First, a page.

20– If you are not aware that both you and others are God, you may thoughtlessly allow yourself and others to do some bad things. When you realize the preciousness of your body, you will naturally try to stay healthy.  Not only will you want to be healthy because you dislike illness, but you will come to want to train your body in order to live in the right way because it is a precious ‘tool’ for implementing your ability. That should be the way to human health. When you become aware of this, you will realize that all the aspects of your life and work should be opportunities for self-discipline.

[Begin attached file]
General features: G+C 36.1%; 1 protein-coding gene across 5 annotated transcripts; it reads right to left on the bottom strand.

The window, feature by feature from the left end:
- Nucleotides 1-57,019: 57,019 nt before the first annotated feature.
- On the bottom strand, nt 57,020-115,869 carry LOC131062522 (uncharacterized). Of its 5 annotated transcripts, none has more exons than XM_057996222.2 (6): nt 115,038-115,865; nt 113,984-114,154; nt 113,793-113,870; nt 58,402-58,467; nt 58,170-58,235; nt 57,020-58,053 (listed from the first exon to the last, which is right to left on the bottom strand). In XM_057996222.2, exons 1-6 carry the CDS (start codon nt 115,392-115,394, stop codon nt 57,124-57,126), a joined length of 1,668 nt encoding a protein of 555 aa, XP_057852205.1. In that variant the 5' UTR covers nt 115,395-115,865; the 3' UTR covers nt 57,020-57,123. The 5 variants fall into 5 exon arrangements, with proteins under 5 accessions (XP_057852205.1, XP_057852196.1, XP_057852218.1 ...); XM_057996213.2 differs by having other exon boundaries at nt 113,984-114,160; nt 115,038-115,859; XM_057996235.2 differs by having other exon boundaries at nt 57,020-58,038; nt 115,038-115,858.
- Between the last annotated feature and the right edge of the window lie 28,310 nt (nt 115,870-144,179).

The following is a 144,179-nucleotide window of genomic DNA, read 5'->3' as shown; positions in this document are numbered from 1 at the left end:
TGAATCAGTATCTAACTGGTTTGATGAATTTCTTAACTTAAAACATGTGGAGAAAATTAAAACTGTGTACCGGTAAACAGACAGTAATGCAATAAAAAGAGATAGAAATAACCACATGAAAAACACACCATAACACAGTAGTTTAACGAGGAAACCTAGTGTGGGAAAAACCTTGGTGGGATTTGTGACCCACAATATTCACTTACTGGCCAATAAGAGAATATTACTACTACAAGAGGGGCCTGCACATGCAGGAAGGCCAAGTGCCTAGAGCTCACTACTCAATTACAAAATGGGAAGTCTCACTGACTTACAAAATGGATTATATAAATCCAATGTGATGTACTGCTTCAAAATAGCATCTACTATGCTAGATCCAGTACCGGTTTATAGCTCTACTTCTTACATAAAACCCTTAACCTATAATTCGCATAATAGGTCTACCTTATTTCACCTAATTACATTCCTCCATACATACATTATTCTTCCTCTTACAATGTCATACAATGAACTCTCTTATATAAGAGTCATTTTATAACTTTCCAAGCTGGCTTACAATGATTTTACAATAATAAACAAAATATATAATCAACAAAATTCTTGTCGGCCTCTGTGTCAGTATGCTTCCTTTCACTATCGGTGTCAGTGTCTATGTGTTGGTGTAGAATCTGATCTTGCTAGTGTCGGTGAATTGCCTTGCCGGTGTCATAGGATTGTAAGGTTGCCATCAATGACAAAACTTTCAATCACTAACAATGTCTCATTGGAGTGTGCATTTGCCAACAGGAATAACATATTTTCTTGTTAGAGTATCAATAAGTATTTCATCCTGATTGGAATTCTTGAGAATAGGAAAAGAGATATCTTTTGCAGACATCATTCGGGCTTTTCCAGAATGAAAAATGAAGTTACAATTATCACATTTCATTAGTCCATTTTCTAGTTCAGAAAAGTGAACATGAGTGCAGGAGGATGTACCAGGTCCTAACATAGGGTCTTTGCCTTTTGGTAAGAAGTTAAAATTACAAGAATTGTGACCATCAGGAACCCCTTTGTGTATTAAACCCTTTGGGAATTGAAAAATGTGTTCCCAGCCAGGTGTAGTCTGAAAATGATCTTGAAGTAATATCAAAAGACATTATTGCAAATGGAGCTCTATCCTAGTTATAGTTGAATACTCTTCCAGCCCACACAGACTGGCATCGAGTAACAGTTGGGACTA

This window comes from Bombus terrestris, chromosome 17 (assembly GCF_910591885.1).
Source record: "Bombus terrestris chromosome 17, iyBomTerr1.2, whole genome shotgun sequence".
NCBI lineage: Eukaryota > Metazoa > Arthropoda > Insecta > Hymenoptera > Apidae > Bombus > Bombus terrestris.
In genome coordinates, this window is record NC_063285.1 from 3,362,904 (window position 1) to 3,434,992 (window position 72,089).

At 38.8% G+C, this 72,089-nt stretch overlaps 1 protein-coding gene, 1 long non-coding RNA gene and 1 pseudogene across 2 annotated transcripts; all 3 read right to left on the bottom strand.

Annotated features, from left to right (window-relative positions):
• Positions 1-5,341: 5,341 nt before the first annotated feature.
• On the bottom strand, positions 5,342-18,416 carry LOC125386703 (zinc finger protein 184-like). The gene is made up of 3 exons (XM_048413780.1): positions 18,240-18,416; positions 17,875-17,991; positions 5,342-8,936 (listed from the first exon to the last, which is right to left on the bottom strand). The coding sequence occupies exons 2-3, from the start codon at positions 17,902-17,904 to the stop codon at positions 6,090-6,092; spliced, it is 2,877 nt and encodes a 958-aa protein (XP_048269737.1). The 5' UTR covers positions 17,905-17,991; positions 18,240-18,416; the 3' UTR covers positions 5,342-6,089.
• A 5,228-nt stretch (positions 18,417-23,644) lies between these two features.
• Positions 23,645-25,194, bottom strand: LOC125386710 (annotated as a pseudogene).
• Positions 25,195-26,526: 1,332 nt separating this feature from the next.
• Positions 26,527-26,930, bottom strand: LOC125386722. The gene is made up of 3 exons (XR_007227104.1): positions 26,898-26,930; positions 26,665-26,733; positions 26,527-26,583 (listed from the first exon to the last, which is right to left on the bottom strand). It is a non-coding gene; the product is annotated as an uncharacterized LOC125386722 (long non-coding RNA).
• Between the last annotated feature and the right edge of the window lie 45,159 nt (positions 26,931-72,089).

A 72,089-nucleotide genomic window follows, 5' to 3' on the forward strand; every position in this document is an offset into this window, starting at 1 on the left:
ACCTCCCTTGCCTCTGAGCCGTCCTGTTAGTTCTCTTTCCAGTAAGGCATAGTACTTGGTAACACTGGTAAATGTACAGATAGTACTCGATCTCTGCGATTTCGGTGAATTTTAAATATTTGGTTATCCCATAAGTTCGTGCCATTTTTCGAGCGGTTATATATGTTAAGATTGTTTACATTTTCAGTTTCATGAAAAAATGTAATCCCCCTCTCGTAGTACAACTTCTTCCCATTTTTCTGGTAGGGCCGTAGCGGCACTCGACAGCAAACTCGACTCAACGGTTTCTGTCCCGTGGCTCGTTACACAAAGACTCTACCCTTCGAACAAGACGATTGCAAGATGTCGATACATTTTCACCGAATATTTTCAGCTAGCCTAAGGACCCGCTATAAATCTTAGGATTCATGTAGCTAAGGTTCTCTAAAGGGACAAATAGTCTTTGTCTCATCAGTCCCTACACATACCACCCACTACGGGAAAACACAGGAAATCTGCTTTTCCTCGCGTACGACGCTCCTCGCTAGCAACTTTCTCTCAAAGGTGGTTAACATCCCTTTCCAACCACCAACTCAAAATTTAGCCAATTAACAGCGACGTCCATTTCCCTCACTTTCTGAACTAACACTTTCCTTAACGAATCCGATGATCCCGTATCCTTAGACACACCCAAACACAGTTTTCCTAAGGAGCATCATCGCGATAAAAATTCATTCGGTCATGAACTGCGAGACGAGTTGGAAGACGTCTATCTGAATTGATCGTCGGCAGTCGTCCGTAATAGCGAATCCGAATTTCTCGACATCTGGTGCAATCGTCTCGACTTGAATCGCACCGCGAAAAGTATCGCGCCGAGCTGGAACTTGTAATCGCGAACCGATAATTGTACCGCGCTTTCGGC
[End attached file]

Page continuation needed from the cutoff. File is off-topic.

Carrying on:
This continues to Part 3 of 3.

2 thoughts on “What is a ‘Religious’ Way of Life? – Part 2 of 3

  1. Thank you so much for this reminder. I loved watching Master Oki’s talks on black and white film at the Dojo in Holland (was it 30 years ago?). It was an important part of my spiritual/yogic education. And especially his book “Meditation Yoga” which I haven’t looked at for many years now but is still one of my favourite books.

    Its lovely to get this reminder, just at a time when I need it.

    Thank you all for translating and proof reading and sending this out.

    • Thank you, Jenni, for your comment. What we heard then and what we hear now are the same thing but resonate in our different dimensions. This is a beautiful happening we can associate aging and experiencing with. To enjoy this, let’s try to stay healthy! Take care!